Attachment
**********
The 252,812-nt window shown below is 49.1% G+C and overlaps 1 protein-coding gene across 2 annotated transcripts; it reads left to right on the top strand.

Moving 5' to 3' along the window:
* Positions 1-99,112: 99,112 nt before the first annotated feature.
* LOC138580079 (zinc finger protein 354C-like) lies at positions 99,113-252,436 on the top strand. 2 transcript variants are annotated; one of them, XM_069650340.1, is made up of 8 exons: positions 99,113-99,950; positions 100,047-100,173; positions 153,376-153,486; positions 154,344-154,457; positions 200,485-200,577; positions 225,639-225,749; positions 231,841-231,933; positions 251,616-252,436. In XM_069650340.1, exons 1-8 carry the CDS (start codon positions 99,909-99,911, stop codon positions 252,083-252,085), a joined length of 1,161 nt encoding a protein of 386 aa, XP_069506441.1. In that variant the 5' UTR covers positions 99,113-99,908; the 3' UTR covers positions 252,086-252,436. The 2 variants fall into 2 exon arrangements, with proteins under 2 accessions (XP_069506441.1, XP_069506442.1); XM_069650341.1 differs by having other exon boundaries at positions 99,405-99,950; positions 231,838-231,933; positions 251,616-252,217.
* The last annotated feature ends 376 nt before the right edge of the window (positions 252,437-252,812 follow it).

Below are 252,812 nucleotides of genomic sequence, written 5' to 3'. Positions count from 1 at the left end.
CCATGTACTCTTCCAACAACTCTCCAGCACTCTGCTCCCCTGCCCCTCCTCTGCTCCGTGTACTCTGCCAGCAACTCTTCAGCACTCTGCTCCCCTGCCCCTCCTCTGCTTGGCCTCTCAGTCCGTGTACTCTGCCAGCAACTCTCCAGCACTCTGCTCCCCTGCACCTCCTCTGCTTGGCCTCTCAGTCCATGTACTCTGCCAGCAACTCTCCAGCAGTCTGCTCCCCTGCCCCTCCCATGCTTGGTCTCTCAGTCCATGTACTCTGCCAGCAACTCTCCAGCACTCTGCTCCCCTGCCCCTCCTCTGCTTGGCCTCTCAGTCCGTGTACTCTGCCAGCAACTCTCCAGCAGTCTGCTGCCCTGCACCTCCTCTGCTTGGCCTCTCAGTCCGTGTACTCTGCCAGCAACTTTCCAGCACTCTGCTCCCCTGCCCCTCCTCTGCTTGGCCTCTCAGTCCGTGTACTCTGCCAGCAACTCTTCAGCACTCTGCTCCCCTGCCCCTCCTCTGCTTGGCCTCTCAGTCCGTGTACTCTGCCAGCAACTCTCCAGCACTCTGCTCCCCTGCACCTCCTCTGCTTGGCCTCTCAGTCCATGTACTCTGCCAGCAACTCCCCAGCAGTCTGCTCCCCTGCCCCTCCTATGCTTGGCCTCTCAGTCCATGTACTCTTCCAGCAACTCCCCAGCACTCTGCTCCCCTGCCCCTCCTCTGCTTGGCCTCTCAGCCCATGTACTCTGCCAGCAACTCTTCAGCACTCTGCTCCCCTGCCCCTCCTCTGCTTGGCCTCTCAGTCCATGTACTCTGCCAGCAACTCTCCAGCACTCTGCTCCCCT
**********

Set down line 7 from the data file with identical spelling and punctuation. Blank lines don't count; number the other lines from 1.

CCATGTACTCTTCCAACAACTCTCCAGCACTCTGCTCCCCTGCCCCTCCTCTGCTCCGTGTACTCTGCCAGCAACTCTTCAGCACTCTGCTCCCCTGCCCCTCCTCTGCTTGGCCTCTCAGTCCGTGTACTCTGCCAGCAACTCTCCAGCACTCTGCTCCCCTGCACCTCCTCTGCTTGGCCTCTCAGTCCATGTACTCTGCCAGCAACTCTCCAGCAGTCTGCTCCCCTGCCCCTCCCATGCTTGGTCTCTCAGTCCATGTACTCTGCCAGCAACTCTCCAGCACTCTGCTCCCCTGCCCCTCCTCTGCTTGGCCTCTCAGTCCGTGTACTCTGCCAGCAACTCTCCAGCAGTCTGCTGCCCTGCACCTCCTCTGCTTGGCCTCTCAGTCCGTGTACTCTGCCAGCAACTTTCCAGCACTCTGCTCCCCTGCCCCTCCTCTGCTTGGCCTCTCAGTCCGTGTACTCTGCCAGCAACTCTTCAGCACTCTGCTCCCCTGCCCCTCCTCTGCTTGGCCTCTCAGTCCGTGTACTCTGCCAGCAACTCTCCAGCACTCTGCTCCCCTGCACCTCCTCTGCTTGGCCTCTCAGTCCATGTACTCTGCCAGCAACTCCCCAGCAGTCTGCTCCCCTGCCCCTCCTATGCTTGGCCTCTCAGTCCATGTACTCTTCCAGCAACTCCCCAGCACTCTGCTCCCCTGCCCCTCCTCTGCTTGGCCTCTCAGCCCATGTACTCTGCCAGCAACTCTTCAGCACTCTGCTCCCCTGCCCCTCCTCTGCTTGGCCTCTCAGTCCATGTACTCTGCCAGCAACTCTCCAGCACTCTGCTCCCCT